Tour To Include Chicago, Brooklyn, Los Angeles, Atlanta, and Houston Starting June 2021
The Smithsonian’s National Portrait Gallery has announced a five-city tour next year of the portraits of President Barack Obama and Mrs. Michelle Obama by artists Kehinde Wiley and Amy Sherald, respectively, that will launch during the summer of 2021. Next year, in mid-May 2021, the Obama portraits, commissioned by the National Portrait Gallery, will temporarily go off view from the museum’s exhibitions for tour preparation.
The tour will commence in Chicago, June 18, 2021, and will continue, with the works traveling across the country, through May 30, 2022. This is one of several initiatives being set by the Portrait Gallery to engage communities nationwide throughout the next four years. The artworks are expected to reach millions of people who may not be able to visit Washington, D.C.
“We view the country as our community,” said Kim Sajet, director of the National Portrait Gallery. “Since the unveiling of these two portraits of the Obamas, the Portrait Gallery has experienced a record number of visitors, not only to view these works in person, but to be part of the communal experience of a particular moment in time. This tour is an opportunity for audiences in different parts of the country to witness how portraiture can engage people in the beauty of dialogue and shared experience.”
The paintings were commissioned by the National Portrait Gallery and revealed in a special unveiling ceremony Feb. 12, 2018, in the presence of President Barack Obama and former First Lady Michelle Obama, and the artists. Wiley and Sherald are the first African American artists to have been selected for the National Portrait Gallery’s official portraits of a President or First Lady.
In addition to the paintings, the tour will include an audio-visual element, Portrait Gallery-led teacher workshops and curatorial presentations in each location. In anticipation of the tour, the Portrait Gallery is also publishing a book in partnership with Princeton University Press. The Obama Portraits will be released Feb. 11.
With the Obama portraits, the National Portrait Gallery continues its more than 45-year legacy of touring exhibitions. American presidents, in particular, have been the subject of several Portrait Gallery exhibitions. The exhibition “Theodore Roosevelt: Icon of the American Century” (1998 to 2000) traveled to several cities as did “Portraits of the Presidents from the National Portrait Gallery” (2000 to 2005). The museum’s acclaimed “Lansdowne” portrait of George Washington by Gilbert Stuart toured to seven venues in “George Washington: A National Treasure” (2002 to 2004). The National Portrait Gallery’s collection includes more than 1,600 portraits of U.S. presidents and is the nation’s only complete collection of U.S. presidents accessible to the public.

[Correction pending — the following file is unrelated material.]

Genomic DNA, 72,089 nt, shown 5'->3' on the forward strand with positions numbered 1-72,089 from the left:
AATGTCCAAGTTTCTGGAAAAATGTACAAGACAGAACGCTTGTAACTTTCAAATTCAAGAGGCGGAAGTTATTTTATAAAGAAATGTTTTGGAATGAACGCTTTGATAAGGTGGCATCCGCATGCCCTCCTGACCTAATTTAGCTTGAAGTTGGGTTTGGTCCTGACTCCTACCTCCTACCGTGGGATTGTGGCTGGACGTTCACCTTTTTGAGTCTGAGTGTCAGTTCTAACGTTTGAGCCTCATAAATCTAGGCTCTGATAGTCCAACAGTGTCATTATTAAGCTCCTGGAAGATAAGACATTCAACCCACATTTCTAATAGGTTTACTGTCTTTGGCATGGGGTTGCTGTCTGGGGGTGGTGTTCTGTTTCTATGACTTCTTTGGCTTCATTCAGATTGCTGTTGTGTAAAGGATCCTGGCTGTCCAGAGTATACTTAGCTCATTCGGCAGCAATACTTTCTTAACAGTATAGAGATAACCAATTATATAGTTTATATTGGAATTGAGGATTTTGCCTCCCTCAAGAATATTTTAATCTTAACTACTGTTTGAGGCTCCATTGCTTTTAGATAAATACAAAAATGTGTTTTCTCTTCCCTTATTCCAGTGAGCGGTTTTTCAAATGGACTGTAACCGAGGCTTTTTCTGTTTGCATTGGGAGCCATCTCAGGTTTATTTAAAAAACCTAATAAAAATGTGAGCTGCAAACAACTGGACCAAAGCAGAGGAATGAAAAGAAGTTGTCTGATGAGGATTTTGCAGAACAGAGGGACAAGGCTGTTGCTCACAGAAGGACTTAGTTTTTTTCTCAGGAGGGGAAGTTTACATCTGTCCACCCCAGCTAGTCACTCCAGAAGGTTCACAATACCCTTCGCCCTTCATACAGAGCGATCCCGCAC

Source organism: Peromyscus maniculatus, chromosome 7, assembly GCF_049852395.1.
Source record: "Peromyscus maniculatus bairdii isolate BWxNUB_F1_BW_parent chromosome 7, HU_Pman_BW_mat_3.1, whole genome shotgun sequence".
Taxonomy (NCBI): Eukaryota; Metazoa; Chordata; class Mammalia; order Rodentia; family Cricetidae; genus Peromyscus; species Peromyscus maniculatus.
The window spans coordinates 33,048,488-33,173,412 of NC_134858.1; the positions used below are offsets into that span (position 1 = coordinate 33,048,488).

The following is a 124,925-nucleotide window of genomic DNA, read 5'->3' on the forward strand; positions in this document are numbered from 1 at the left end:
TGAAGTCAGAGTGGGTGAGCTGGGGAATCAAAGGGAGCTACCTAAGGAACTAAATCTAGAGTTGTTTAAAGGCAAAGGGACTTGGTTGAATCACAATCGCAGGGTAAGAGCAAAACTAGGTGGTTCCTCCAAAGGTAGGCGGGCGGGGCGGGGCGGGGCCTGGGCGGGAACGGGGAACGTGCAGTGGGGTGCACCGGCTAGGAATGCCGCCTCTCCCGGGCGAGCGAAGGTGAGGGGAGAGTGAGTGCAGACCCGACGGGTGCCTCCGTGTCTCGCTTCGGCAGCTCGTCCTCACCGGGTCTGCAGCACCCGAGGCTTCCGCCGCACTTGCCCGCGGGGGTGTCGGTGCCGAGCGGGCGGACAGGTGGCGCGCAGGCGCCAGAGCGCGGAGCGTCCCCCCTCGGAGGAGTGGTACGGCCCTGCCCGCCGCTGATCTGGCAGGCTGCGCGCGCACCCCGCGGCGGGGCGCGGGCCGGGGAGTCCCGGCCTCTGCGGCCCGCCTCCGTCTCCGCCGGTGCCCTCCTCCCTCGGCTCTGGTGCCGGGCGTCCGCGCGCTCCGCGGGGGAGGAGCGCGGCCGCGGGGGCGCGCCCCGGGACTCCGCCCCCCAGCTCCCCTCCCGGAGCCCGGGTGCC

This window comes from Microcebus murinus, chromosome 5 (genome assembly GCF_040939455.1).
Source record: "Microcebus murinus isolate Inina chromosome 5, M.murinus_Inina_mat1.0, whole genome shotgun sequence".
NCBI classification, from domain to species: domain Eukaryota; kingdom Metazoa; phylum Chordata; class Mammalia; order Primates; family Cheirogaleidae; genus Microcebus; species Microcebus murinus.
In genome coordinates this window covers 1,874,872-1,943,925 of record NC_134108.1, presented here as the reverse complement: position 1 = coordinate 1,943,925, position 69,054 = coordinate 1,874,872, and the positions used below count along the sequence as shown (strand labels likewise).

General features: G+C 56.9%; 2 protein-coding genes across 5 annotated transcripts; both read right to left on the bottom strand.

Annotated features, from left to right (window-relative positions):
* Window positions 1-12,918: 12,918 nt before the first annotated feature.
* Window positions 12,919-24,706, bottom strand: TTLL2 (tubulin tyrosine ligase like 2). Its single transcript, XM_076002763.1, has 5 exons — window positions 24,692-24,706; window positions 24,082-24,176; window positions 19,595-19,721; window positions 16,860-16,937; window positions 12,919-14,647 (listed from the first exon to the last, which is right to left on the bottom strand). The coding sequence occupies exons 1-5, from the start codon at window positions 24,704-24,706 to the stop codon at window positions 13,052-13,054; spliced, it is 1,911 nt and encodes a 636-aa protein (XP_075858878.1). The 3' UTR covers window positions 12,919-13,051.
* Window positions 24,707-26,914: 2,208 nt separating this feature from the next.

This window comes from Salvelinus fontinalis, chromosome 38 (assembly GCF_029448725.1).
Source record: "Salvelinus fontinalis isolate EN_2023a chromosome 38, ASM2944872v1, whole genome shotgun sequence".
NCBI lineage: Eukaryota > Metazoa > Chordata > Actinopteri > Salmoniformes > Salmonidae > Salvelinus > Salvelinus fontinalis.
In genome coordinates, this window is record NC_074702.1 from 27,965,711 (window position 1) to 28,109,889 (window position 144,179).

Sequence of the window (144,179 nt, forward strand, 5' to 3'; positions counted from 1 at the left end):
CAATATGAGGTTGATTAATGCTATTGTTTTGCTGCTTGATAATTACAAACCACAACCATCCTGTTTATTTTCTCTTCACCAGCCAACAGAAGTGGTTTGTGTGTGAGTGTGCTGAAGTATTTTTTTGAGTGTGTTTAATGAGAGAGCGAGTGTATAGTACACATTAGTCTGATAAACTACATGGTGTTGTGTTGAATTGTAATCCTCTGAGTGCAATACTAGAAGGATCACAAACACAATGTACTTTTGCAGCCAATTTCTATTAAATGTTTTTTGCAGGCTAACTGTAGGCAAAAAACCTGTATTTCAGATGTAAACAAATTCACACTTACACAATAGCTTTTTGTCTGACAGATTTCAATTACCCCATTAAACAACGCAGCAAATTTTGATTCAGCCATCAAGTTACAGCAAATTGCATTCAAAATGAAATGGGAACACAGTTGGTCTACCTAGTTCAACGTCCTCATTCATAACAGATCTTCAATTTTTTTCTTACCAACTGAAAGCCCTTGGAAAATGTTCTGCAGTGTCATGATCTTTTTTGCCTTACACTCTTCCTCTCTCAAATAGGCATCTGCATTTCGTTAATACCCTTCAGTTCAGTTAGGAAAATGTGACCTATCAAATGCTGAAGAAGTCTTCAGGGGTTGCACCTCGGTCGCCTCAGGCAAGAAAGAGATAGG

Tour venues include:
- Art Institute of Chicago; Chicago—June 18, 2021–Aug. 15, 2021
- Brooklyn Museum; Brooklyn, New York—Aug. 27, 2021–Oct. 24, 2021
- Los Angeles County Museum of Art; Los Angeles—Nov. 5, 2021–Jan. 2, 2022
- High Art Museum; Atlanta—Jan. 14, 2022–March 13, 2022
- The Museum of Fine Arts, Houston; Houston—March 25, 2022–May 30, 2022
Kehinde Wiley (b. 1977, Los Angeles) is a New York-based artist well known for creating vibrant, large-scale paintings of contemporary African Americans in the tradition of European portraiture. He earned a Master of Fine Arts from Yale University School of Art in 2001 and gained national recognition when he was still in his 20s. The Brooklyn Museum presented Wiley’s first major museum exhibition in 2004, and in 2015, organized “Kehinde Wiley: A New Republic,” a mid-career retrospective that traveled to six cities nationwide. Wiley typically portrays people of color posing as famous figures in Western art. Through this practice, he challenges the visual rhetoric of power that is dominated by elite white men.
Now based in the New York City area, Amy Sherald (b. 1973, Columbus, Ga.) documents contemporary African American experience in the United States through arresting, otherworldly portraits. Sherald subverts the medium of portraiture to tease out unexpected narratives, inviting viewers to engage in a more complex debate about accepted notions of race and representation, and to situate black heritage centrally in the story of American art. Sherald was the first woman and first African American to receive first prize in the 2016 Outwin Boochever Portrait Competition held by the Smithsonian’s National Portrait Gallery in Washington, D.C. Sherald has also received a 2019 Smithsonian Ingenuity Award. In addition to her painting practice, Sherald has worked for almost two decades alongside socially committed creative initiatives. In this capacity, she has taught art in prisons and developed art projects with teenagers.
The National Portrait Gallery recognizes the lead donors to the Obama portraits: Kate Capshaw and Steven Spielberg; Judith Kern and Kent Whealy; Tommie L. Pegues and Donald A. Capoccia; Clarence, DeLoise and Brenda Gaines; The Stoneridge Fund of Amy and Marc Meadows; Robert E. Meyerhoff and Rheda Becker; and Catherine and Michael Podell.
The Smithsonian’s National Portrait Gallery tells the multifaceted story of the United States through the individuals who have shaped American culture. Spanning the visual arts, performing arts and new media, the Portrait Gallery portrays poets and presidents, visionaries and villains, actors and activists whose lives tell the American story.
The National Portrait Gallery is part of the Donald W. Reynolds Center for American Art and Portraiture at Eighth and F streets N.W., Washington, D.C. Smithsonian Information: (202) 633-1000. Connect with the museum at npg.si.edu, Facebook, Instagram, Twitter and YouTube.